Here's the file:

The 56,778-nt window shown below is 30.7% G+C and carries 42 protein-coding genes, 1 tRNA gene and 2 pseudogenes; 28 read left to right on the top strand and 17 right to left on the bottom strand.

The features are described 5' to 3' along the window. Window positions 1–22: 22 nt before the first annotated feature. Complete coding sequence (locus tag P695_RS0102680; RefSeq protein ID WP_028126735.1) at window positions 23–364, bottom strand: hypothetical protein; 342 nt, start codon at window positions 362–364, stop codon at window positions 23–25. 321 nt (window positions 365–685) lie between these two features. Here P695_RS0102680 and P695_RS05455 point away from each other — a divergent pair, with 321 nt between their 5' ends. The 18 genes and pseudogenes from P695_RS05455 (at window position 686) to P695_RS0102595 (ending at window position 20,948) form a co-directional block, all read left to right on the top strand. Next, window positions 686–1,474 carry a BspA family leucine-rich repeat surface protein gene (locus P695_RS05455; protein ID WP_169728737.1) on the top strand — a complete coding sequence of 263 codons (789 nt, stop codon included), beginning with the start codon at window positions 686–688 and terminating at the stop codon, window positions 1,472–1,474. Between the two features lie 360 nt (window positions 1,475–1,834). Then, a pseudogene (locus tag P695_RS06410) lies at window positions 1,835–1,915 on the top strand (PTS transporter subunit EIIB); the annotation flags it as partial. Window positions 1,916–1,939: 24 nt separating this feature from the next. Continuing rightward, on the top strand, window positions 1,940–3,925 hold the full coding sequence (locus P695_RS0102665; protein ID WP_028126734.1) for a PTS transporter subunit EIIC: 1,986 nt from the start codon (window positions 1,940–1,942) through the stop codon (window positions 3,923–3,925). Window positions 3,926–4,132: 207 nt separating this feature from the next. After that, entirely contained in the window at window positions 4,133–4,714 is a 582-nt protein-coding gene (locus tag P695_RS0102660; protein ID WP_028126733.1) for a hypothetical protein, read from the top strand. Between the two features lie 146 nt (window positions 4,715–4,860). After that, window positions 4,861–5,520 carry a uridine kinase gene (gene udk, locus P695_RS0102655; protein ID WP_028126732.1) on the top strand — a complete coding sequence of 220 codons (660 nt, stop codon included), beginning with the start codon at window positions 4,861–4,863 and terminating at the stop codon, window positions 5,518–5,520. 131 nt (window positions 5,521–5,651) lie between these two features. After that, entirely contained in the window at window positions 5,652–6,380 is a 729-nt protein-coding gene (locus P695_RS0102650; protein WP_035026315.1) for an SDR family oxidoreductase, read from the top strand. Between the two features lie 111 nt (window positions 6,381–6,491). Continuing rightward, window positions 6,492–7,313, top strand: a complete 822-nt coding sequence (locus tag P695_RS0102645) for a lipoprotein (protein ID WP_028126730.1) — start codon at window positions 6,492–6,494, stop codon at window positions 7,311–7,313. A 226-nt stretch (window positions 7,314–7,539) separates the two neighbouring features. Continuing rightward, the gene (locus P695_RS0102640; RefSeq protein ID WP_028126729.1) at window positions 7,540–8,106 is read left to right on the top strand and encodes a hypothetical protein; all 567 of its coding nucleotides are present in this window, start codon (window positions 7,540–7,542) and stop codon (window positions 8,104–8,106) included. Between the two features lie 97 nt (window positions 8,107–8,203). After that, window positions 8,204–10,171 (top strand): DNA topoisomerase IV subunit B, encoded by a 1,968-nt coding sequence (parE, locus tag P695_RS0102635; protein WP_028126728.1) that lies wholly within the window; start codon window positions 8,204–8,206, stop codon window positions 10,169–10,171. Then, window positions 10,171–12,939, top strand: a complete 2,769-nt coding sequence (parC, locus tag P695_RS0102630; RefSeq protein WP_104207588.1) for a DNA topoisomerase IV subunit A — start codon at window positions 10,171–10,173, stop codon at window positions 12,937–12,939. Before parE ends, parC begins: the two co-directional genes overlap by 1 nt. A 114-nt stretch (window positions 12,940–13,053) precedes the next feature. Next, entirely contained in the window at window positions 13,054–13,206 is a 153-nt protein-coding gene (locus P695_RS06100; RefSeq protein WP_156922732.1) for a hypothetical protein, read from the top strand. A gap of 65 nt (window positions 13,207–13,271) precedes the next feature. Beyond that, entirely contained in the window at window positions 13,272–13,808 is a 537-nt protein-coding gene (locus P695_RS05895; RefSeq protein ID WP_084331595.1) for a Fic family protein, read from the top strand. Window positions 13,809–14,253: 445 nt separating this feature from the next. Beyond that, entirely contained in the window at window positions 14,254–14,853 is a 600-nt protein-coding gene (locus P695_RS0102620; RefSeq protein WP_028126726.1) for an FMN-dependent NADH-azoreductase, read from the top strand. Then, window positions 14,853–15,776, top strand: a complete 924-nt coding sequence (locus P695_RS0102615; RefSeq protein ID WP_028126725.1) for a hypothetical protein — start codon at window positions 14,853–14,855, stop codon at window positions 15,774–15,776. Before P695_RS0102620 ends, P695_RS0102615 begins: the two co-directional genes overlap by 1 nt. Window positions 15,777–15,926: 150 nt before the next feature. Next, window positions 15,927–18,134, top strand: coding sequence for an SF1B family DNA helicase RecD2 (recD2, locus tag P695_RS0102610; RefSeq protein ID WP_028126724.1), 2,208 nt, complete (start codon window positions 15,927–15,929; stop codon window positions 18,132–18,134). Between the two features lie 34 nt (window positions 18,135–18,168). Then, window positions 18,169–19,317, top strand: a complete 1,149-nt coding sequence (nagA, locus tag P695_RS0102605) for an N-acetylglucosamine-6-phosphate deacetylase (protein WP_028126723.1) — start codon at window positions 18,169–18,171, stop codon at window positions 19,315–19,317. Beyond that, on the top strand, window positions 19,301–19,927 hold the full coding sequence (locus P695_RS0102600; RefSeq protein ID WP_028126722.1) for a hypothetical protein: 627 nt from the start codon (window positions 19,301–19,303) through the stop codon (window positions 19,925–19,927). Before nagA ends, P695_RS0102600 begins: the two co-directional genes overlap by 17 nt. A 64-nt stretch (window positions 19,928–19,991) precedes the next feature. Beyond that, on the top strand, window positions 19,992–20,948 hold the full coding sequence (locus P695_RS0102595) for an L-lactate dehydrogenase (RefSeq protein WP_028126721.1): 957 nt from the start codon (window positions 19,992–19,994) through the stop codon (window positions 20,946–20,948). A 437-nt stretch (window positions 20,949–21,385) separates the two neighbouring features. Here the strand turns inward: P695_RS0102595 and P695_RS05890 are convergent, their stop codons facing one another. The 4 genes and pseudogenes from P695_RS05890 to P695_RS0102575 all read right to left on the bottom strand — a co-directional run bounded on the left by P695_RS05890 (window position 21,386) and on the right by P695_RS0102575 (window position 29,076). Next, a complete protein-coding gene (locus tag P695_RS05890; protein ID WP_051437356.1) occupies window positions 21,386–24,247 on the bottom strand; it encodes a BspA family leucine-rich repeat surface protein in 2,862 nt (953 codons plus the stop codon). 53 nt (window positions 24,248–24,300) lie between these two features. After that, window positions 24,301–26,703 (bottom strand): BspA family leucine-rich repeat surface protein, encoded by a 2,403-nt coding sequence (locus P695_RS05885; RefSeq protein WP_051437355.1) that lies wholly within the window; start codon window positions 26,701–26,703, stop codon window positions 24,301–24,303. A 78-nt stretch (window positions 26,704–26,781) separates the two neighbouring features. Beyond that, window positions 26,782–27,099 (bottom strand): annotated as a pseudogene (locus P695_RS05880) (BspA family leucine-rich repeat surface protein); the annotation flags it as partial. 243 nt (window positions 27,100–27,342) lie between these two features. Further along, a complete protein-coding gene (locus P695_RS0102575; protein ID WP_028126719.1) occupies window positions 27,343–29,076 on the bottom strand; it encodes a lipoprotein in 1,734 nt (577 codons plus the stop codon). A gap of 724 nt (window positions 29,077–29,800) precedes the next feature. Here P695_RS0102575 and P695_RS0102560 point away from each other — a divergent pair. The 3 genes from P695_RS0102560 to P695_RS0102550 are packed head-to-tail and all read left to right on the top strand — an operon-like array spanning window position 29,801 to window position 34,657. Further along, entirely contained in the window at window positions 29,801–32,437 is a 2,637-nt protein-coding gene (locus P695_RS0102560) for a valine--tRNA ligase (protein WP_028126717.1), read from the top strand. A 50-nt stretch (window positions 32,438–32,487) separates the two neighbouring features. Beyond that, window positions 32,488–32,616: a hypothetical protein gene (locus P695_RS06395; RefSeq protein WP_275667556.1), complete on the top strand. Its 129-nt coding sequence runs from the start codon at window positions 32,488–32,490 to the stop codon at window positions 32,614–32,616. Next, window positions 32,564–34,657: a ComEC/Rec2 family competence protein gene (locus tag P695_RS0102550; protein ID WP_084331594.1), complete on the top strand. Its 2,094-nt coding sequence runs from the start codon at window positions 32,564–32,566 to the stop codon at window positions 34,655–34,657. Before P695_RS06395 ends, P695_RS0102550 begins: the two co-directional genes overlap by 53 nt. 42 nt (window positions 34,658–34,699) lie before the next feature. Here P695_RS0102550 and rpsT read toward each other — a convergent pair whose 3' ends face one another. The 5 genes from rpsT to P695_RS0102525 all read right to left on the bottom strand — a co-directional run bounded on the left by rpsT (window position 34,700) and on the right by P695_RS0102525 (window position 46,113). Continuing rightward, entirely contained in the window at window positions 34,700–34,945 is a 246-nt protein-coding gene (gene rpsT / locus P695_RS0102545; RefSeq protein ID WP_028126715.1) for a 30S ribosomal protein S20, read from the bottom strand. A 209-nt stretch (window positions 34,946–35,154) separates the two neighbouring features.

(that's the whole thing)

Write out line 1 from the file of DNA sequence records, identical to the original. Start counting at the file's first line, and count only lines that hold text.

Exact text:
The 56,778-nt window shown below is 30.7% G+C and carries 42 protein-coding genes, 1 tRNA gene and 2 pseudogenes; 28 read left to right on the top strand and 17 right to left on the bottom strand.